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Mosaic hub closure brings scrutiny, urgency to city’s creative space bonds process

Monday, August 22, 2022 by Chad Swiatecki

News of the impending closure of the Mosaic Sound Collective creative hub has brought attention to the growing need in the arts community for the city to deliver on its assistance efforts, specifically the $12 million on bond funding voters approved in 2018 to preserve and open new creative spaces.

For years, Mosiac, which opened in 2017 in East Austin, had been in talks with city leaders about the project’s eligibility and likelihood of receiving some of the $12 million. That money would have helped to close the deal on the five-year lease/purchase agreement for the 25,000-square-foot former juvenile detention facility Mosaic entered into in 2016.

With the city waiting years to move forward with the bond money – in part to allow for the long-in-coming formation of the Austin Economic Development Corporation to take charge of the funds – Mosaic and other arts groups have had to struggle through the pandemic and rising real estate prices in Austin.

John Riedie, CEO of the Austin Creative Alliance, said more arts groups throughout the city are in danger of losing their spaces without meaningful help from the city or outside benefactors.

“Mosaic was a prime candidate with site control, some leases and cash flow, and they would have been a great candidate for creative spaces bond money, but we’re now going from having places where an organization has a space and needs around a half a million to close a gap to people without any space, and that raises the price because then you’re talking about having to buy land,” he said. “You’re going to see some very prominent cultural spaces that have been around for a while losing their spaces in the next year, and they could have avoided that by not sitting on this money the way they have.”

Since taking over administration of the bond funds and other money for creative spaces late last year, the EDC has conducted its request for proposals, evaluated entries and put together a short list of possible recipients, which have not been made public because of the sensitivity of real estate negotiations.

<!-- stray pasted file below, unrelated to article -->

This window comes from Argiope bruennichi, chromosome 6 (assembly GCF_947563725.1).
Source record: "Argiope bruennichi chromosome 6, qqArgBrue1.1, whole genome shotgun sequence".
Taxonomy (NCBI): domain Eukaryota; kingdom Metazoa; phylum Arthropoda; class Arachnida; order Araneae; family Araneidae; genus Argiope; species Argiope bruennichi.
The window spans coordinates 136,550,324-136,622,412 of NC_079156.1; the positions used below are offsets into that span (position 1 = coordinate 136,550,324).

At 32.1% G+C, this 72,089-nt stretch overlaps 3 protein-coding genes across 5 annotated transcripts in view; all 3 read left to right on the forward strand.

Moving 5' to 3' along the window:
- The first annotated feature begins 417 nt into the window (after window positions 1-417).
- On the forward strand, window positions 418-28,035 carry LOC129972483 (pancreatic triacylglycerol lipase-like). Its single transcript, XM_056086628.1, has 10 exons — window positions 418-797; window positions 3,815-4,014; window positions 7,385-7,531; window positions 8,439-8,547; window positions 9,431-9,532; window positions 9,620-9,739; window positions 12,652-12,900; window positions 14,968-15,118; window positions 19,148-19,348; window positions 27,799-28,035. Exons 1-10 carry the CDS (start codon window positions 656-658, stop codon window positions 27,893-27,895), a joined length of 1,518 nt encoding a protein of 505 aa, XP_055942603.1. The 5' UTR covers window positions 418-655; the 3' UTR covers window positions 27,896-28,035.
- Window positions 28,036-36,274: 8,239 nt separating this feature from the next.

Prior to that handover, the city took roughly a year to clarify what kind of eligibility criteria it could use for evaluating applicants, with the music and arts commissions also having to weigh in with their preferences for how the money should best be distributed throughout the community.

The onset of the pandemic put a halt to most bond work while the city spun up several new community relief programs for the entire city. And when the EDC was finally codified by the city in late 2020, it took several months to begin operation and make its appraisals for how to handle the bond money.

Anne-Charlotte Patterson, chair of the Music Commission, said the EDC has quickly shown how well it can do its work, even with a small staff. She said she hopes the city moves forward with a new round of bonds for creative spaces in 2024 while also looking at how the EDC could be involved early on in real estate deals, such as the prolonged negotiations for the city’s land at Ryan Drive. That project, which has been in exclusive negotiations for roughly a year with one developer, is supposed to address affordable housing and creative space needs along with integrating upcoming transit improvements.

“One thing that what’s happening now shows us is the (EDC) is a nimble operation since they operate outside of the city’s constraints and have the power to move these projects forward quickly. I’m excited to see what they can do and they can really be a force in city real estate,” Patterson said. “I’m hopeful City Council and leadership in the city see the AEDC as a really strong partner for these kinds of projects, and that they’re allowed to take the lead.”

Photo made available through a Creative Commons license.

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